3. A cooking table according to claim 1 including a burner carried by the mobile unit portion under the griddle plate in close proximity thereto and barrier means attached to the underside of said griddle plate so that when said mobile unit is disposed in said interior portion of said U said barrier means is disposed between the trough and said burner to block passage of flames therefrom to the trough.
4. A cooking table according to claim 1 including level adjusting means on said mobile portion for adjusting the level of the griddle plate with respect to said stationary table top.
This invention relates to a cooking table having a stationary portion, at which persons may be seated, and a mobile unit portion comprising a griddle plate movable from table to table to enable demonstration of methods and processes for preparation of meats and other foods to persons seated at the stationary part of the table.
I am aware of U.S. Pat. No. 3,853,115, issued Dec. 10, 1974, which discloses a cooking table having a stationary portion and a portable or mobile portion. It is the purpose of my invention to provide various improved features in a cooking table of this type for the safety, comfort and health of the persons seated at the stationary part of the table as hereinafter more fully explained.
In a griddle plate, the flow of grease and its disposal is a problem. In order to safeguard the persons seated at the stationary part of the table from hot grease dripping or running from the griddle plate, I provide a kerf channel or groove on the underside of the griddle plate adjacent the periphery of the plate in cooperation with a trough or U-shaped channel on the stationary part of the table to insure collection of grease in the trough as it drips from the kerf.
In order to further protect and assure the comfort of patrons seated at the stationary part of the table, I provide side walls in the mobile unit of a substantial thickness of heat insulating material. I further provide angles of steel or other suitable metal extending around the underside of the griddle plate in spaced parallel relation to the edge to safeguard the patrons from the flames of the burners on the underside of the plate griddle and prevent the flame from reaching the edge of the plate and possibly igniting the grease in the stationary trough paralleling the outer edge of the griddle plate.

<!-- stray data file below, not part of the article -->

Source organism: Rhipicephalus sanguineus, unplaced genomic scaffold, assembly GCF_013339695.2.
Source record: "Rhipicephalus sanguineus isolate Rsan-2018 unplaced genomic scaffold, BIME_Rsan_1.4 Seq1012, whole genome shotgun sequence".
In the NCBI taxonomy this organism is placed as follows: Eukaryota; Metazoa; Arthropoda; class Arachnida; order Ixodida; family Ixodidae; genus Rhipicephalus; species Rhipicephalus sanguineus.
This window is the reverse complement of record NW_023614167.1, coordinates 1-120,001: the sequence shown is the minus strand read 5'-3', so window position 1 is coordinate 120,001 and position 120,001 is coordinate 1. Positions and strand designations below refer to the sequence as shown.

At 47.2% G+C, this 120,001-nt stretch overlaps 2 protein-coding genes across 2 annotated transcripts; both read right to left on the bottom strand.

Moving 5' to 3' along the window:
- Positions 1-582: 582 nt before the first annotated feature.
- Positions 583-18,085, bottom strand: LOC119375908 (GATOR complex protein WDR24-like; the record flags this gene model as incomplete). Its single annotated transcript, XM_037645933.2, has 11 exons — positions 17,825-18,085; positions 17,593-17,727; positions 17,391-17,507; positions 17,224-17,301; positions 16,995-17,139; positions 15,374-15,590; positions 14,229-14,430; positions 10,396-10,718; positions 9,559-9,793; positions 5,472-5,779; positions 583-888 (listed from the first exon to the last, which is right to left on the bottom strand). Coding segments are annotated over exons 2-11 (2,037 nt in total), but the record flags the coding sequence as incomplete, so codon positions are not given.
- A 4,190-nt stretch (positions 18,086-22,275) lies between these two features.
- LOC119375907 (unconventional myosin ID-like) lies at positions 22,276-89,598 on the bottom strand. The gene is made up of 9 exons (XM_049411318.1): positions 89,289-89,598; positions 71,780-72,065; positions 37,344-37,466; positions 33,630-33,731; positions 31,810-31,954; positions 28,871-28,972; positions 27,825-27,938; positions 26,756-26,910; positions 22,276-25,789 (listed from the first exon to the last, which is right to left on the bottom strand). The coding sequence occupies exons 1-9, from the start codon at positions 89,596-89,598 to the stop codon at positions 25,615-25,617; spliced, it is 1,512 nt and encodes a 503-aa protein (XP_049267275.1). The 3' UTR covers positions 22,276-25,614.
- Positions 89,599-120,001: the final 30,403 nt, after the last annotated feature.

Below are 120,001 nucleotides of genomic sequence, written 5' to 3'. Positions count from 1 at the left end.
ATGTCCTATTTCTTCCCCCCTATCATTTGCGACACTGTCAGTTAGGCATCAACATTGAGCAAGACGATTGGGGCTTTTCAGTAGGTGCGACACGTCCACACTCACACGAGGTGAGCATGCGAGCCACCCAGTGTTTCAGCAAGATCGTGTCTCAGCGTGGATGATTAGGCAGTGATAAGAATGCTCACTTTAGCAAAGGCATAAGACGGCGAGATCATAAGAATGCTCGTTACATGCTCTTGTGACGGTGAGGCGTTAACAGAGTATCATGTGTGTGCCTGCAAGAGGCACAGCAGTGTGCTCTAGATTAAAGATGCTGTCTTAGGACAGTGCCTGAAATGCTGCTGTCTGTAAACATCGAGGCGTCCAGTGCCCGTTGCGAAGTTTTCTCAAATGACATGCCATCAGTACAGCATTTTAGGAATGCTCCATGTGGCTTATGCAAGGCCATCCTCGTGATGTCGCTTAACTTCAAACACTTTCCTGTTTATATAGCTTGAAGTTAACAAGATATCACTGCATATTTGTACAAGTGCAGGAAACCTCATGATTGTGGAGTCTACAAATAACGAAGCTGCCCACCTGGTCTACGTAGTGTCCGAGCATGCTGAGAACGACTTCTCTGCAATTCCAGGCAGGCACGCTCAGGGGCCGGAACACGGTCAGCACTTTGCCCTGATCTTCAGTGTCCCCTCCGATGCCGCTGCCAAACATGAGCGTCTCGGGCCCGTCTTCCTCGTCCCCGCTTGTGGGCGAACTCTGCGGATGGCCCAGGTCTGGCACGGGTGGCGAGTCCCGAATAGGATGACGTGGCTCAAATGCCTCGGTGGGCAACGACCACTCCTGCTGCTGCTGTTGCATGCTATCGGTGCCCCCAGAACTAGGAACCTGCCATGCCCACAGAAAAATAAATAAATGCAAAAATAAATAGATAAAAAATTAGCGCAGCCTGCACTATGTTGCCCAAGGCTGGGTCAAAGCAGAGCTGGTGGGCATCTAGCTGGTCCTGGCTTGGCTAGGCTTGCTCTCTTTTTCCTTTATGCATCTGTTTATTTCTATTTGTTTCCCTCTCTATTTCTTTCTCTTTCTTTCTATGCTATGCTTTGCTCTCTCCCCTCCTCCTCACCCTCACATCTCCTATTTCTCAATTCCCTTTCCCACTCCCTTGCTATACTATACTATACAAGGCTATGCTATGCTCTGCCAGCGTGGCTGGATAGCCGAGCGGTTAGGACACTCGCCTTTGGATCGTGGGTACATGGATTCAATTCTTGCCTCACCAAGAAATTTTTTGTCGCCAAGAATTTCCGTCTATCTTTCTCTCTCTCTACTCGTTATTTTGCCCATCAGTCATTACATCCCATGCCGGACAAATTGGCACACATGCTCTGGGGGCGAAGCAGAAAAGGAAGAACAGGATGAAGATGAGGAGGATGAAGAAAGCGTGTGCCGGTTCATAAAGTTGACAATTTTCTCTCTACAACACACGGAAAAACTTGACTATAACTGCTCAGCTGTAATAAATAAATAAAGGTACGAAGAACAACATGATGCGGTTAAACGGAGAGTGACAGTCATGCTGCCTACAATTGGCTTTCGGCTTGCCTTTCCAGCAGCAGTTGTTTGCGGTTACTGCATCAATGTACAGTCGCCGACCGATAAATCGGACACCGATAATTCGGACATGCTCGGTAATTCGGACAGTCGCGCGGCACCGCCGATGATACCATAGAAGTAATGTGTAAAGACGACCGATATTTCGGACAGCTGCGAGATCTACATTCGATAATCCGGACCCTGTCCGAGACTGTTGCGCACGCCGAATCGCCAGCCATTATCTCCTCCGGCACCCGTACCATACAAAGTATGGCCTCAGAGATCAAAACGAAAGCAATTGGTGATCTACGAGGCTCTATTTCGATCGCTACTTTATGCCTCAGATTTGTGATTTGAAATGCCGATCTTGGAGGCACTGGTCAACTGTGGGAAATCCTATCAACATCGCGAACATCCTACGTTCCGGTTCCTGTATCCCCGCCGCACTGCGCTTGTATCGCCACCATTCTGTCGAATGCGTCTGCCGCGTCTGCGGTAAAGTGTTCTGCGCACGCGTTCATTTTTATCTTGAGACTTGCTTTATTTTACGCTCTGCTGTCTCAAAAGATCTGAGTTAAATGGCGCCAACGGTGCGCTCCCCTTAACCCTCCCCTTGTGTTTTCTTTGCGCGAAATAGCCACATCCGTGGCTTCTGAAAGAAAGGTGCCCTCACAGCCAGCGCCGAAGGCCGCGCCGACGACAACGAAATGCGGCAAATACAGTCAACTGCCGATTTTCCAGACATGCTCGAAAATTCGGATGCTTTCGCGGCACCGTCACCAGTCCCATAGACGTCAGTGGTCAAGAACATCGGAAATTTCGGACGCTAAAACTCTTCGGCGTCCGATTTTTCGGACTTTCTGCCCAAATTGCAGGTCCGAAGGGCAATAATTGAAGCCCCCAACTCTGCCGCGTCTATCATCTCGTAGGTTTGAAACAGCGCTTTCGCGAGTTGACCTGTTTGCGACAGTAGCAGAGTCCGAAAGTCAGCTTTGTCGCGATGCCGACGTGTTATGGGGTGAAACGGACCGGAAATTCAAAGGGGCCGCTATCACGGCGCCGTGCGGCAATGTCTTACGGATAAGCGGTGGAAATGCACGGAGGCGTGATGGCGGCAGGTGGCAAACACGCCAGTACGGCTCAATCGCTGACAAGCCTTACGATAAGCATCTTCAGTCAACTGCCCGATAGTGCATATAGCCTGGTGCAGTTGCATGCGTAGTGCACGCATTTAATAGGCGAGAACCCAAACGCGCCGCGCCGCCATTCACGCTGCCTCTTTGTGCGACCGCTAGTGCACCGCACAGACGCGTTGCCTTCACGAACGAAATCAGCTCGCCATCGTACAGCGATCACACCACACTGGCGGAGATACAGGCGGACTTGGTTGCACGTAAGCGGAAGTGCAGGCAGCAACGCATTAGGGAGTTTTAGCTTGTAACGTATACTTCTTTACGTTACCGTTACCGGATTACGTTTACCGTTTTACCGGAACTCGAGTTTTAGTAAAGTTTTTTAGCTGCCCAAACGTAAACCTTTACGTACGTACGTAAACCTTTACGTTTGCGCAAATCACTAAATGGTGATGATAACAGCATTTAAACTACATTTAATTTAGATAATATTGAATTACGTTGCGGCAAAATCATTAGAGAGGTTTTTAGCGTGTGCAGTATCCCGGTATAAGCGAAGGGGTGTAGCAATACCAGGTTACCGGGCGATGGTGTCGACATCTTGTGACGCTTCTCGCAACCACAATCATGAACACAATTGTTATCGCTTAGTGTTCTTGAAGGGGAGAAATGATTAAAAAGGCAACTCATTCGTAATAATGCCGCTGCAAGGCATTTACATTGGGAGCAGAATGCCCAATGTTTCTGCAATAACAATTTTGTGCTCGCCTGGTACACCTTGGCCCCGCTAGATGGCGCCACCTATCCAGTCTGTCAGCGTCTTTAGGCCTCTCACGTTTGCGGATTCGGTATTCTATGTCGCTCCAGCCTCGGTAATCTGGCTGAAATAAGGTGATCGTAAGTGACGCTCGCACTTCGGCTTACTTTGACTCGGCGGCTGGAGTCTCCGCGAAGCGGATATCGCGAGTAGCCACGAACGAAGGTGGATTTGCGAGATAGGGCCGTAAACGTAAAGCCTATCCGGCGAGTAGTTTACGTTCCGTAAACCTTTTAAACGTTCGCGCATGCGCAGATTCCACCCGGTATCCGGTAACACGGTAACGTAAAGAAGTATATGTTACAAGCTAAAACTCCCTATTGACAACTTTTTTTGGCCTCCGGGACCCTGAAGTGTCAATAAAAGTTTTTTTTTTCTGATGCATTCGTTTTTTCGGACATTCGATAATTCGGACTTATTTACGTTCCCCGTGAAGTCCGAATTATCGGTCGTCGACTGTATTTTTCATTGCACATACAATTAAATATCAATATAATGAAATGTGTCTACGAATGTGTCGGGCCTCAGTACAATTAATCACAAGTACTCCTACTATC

As a further improved feature of my invention, I provide a griddle plate of a single piece of steel of substantial thickness so as to prevent warping of the plate due to the heat of the burners underneath the plate and I also provide a number of adjusting screws, preferably at the corners of the plate, for leveling the plate or adjusting the position thereof with respect to the surface of the stationary part of the table.
I further provide quick connect and disconnect couplings in the gas line to the burners under the griddle plate for enabling the mobile unit portion of the table to be quickly removed from the stationary portion at which persons are seated and shifted to another table or simply removed for cleaning.